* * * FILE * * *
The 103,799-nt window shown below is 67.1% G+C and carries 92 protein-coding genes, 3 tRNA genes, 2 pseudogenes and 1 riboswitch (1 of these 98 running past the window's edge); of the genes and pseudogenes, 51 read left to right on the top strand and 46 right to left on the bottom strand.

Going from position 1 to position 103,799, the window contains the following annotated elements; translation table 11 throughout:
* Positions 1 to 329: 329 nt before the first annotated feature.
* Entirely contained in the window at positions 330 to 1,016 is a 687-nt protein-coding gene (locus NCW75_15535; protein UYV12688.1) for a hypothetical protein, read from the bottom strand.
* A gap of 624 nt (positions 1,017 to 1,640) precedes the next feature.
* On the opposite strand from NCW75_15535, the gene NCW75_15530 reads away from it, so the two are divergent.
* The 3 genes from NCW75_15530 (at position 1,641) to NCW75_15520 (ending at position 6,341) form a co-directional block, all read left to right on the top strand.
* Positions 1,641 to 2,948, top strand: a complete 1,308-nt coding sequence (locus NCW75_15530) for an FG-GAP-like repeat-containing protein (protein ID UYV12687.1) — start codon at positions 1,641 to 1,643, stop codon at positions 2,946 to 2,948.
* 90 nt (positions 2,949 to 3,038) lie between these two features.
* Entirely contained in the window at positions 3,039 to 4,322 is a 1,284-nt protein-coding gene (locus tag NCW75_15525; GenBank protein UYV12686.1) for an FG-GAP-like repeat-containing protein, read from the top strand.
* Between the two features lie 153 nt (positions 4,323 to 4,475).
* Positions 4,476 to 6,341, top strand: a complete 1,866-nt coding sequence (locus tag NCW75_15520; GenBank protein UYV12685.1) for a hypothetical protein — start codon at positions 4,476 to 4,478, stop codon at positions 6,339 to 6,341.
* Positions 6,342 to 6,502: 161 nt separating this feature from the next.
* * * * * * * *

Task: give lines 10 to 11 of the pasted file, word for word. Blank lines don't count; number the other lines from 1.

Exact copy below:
* Entirely contained in the window at positions 3,039 to 4,322 is a 1,284-nt protein-coding gene (locus tag NCW75_15525; GenBank protein UYV12686.1) for an FG-GAP-like repeat-containing protein, read from the top strand.
* Between the two features lie 153 nt (positions 4,323 to 4,475).